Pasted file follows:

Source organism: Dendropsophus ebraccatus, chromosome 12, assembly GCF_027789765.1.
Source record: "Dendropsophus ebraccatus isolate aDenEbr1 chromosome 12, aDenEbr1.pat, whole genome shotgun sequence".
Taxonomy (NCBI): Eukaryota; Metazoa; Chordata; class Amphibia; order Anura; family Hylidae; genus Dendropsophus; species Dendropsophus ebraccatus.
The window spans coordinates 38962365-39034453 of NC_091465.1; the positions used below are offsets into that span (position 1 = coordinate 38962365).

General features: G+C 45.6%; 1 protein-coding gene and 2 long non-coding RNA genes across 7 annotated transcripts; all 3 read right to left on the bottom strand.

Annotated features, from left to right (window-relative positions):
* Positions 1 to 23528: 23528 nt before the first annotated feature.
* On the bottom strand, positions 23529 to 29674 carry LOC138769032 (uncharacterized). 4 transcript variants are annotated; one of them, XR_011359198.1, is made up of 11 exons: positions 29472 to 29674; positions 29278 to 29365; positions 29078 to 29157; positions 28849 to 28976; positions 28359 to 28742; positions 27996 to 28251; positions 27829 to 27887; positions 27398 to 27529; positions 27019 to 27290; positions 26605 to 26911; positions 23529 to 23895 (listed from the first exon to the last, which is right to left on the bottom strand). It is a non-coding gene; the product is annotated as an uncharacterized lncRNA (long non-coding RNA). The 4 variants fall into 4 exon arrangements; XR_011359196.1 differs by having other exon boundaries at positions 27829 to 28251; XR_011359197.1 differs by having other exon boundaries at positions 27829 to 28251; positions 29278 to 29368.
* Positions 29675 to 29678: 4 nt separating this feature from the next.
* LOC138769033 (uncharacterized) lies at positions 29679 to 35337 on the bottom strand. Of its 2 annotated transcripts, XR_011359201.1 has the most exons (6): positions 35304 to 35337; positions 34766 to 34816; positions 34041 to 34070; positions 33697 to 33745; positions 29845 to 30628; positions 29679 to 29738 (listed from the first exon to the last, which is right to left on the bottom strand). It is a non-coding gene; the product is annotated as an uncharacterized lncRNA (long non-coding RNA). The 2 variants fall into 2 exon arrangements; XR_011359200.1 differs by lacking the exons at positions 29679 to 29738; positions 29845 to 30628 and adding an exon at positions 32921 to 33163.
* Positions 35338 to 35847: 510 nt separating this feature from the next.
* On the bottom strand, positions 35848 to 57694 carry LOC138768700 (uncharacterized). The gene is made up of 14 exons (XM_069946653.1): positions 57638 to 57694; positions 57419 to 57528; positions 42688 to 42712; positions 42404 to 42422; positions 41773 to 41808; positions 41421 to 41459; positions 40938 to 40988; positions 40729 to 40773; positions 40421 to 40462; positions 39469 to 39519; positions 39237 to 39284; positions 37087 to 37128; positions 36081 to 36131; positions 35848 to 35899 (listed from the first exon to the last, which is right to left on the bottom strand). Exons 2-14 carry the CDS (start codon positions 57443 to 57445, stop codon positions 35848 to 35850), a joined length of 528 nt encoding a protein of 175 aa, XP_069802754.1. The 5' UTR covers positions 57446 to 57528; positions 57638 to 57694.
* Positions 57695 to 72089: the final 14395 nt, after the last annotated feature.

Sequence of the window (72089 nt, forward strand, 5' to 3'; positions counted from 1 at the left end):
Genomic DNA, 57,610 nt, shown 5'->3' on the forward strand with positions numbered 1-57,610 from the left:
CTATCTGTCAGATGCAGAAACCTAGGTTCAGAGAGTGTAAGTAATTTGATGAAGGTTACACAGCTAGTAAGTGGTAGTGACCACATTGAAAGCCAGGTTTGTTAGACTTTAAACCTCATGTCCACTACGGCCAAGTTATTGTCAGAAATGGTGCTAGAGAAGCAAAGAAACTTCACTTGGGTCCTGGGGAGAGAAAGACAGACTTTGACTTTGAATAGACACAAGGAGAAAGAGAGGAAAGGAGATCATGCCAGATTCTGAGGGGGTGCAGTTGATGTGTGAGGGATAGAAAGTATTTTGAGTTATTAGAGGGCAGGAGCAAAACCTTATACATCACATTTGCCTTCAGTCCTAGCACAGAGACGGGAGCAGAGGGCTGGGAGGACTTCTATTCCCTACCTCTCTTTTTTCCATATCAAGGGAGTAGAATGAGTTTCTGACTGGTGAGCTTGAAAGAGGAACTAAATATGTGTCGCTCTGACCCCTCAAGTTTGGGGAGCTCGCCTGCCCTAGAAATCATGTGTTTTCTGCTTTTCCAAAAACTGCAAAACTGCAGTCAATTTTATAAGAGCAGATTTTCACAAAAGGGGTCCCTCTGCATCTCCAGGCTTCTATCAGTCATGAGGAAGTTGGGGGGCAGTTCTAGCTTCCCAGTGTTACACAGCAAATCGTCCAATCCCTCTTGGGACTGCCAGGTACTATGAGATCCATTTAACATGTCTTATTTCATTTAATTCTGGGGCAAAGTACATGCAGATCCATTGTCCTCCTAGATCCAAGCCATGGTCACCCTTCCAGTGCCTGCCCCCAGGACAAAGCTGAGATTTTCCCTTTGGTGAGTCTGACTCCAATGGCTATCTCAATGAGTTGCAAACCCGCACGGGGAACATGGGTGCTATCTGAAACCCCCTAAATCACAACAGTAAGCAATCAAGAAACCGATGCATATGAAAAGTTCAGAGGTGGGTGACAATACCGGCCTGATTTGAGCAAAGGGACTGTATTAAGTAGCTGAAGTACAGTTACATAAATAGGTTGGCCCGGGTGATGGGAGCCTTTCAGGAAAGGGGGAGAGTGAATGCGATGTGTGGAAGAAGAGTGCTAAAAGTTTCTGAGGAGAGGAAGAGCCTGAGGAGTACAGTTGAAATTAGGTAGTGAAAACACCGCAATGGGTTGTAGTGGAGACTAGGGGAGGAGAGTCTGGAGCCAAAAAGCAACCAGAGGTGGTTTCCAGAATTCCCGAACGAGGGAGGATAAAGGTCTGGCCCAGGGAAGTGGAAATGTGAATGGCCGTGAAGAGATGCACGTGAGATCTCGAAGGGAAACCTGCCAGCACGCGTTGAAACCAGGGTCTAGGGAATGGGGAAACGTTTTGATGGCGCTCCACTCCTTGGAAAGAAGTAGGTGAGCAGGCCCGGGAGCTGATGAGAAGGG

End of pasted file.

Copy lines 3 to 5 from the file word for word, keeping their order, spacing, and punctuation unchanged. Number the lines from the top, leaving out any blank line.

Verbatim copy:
Taxonomy (NCBI): Eukaryota; Metazoa; Chordata; class Amphibia; order Anura; family Hylidae; genus Dendropsophus; species Dendropsophus ebraccatus.
The window spans coordinates 38962365-39034453 of NC_091465.1; the positions used below are offsets into that span (position 1 = coordinate 38962365).

General features: G+C 45.6%; 1 protein-coding gene and 2 long non-coding RNA genes across 7 annotated transcripts; all 3 read right to left on the bottom strand.